The United States has terminated the designation of Afghanistan as a Major Non-NATO Ally.
According to a statement from the White House, US President Joe Biden used the authority granted to him by the US Constitution to remove Afghanistan's name from this list.
“By the authority vested in me as President by the Constitution and the laws of the United States of America, including section 517 of the Foreign Assistance Act of 1961, as amended (22 U.S.C. 2321k) (the “Act”), I hereby terminate the designation of Afghanistan as a Major Non-NATO Ally of the United States for the purposes of the Act and the Arms Export Control Act (22 U.S.C. 2751 et seq.),” the White House statement reads.
This title was given to Afghanistan in 2012 during the presidency of Barack Obama.
"When America was an ally of Afghanistan, it used to spend a lot in the military sector and strengthen the Afghan army, but now that this arrangement has been terminated, America does not provide military help to Afghanistan,” said Tariq Farhadi, political analyst.
Meanwhile, according to a statement from the US State Department, the Special Envoys and Representatives for Afghanistan from the EU, France, Germany, and other nations expressed their concerns about the presence of terrorist groups in Afghanistan, violations of human rights, and other issues during a meeting.
A statement said the group “emphasized that enduring peace and stability in Afghanistan requires a credible and inclusive national dialogue leading to a constitutional order with a representative political system; noted that the risk of armed conflict is likely to increase significantly without a broadly representative and accountable government chosen through a credible process in which all adult Afghan women and men can participate; and called on the Taliban to fulfil their commitment made in the February 2020 Doha Agreement to participate in intra-Afghan dialogue and negotiations over a political roadmap that leads to a new Afghan Islamic government,” the statement reads.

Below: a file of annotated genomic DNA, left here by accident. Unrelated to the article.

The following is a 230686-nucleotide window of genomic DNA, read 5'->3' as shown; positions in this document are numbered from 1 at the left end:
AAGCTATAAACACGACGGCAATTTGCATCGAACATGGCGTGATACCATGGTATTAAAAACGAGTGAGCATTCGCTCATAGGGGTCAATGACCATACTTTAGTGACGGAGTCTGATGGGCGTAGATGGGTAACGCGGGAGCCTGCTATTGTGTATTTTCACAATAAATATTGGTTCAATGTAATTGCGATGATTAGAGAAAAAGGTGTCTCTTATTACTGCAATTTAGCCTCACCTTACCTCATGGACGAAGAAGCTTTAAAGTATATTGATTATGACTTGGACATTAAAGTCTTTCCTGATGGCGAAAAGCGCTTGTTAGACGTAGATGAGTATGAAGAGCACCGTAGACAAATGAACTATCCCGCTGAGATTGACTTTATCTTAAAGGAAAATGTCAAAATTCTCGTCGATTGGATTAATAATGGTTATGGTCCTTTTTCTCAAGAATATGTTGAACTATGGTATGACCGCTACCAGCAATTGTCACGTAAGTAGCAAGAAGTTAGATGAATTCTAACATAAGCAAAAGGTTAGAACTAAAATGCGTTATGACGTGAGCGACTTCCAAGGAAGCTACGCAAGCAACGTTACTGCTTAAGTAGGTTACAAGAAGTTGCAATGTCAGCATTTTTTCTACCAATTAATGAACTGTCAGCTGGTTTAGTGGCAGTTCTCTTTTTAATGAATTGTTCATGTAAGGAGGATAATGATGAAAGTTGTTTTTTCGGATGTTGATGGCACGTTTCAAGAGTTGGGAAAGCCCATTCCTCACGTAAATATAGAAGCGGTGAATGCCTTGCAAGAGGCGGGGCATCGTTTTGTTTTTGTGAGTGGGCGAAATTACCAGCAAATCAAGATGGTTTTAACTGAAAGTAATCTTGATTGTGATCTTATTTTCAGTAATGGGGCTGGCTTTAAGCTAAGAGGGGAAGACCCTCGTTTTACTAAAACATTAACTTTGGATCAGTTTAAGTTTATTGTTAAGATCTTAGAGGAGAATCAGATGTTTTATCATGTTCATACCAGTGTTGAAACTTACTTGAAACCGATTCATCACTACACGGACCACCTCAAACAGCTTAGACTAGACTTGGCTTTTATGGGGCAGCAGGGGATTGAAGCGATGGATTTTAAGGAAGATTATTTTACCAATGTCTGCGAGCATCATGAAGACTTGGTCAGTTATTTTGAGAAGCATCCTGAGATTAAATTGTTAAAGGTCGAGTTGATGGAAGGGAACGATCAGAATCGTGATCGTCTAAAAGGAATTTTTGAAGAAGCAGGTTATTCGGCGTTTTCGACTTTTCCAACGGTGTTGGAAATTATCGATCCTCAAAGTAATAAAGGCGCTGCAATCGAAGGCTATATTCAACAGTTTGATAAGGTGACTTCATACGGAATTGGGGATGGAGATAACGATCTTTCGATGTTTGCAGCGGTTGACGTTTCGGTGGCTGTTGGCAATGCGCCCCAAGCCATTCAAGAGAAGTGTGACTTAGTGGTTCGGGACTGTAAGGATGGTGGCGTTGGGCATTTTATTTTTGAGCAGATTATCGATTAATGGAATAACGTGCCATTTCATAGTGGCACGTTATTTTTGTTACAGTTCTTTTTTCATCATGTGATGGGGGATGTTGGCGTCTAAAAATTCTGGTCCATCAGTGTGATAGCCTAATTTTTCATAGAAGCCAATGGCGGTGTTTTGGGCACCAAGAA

“The formation of an inclusive government, respecting human rights, fighting against terrorist groups are the demands of the world and the people of Afghanistan from the Taliban. If the Taliban do not implement it, they will surely suffer,” said Wali Frozan, political analyst.
But the Islamic Emirate has stated that the creation of an inclusive government is an Afghan domestic matter and that Afghanistan's soil will not be used against any nation.
The countries with which the United States has strategic alliance ties but are not NATO members are referred to as major non-NATO allies of the United States.
In addition to Pakistan, Egypt, Israel, Jordan, Kuwait, Morocco, and Qatar, the United States today has 18 major non-NATO allies.